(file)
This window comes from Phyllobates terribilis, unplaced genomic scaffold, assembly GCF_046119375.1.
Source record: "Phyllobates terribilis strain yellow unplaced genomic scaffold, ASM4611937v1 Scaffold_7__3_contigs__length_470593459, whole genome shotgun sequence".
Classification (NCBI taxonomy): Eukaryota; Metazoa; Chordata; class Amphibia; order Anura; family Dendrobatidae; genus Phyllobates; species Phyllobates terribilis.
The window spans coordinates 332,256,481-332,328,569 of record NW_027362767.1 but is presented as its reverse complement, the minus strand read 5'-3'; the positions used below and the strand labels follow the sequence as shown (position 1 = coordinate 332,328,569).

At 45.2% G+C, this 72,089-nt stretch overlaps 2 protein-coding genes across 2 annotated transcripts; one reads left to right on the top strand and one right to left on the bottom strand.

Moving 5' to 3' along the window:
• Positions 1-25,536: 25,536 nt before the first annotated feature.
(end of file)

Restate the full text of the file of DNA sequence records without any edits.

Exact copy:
This window comes from Phyllobates terribilis, unplaced genomic scaffold, assembly GCF_046119375.1.
Source record: "Phyllobates terribilis strain yellow unplaced genomic scaffold, ASM4611937v1 Scaffold_7__3_contigs__length_470593459, whole genome shotgun sequence".
Classification (NCBI taxonomy): Eukaryota; Metazoa; Chordata; class Amphibia; order Anura; family Dendrobatidae; genus Phyllobates; species Phyllobates terribilis.
The window spans coordinates 332,256,481-332,328,569 of record NW_027362767.1 but is presented as its reverse complement, the minus strand read 5'-3'; the positions used below and the strand labels follow the sequence as shown (position 1 = coordinate 332,328,569).

At 45.2% G+C, this 72,089-nt stretch overlaps 2 protein-coding genes across 2 annotated transcripts; one reads left to right on the top strand and one right to left on the bottom strand.

Moving 5' to 3' along the window:
• Positions 1-25,536: 25,536 nt before the first annotated feature.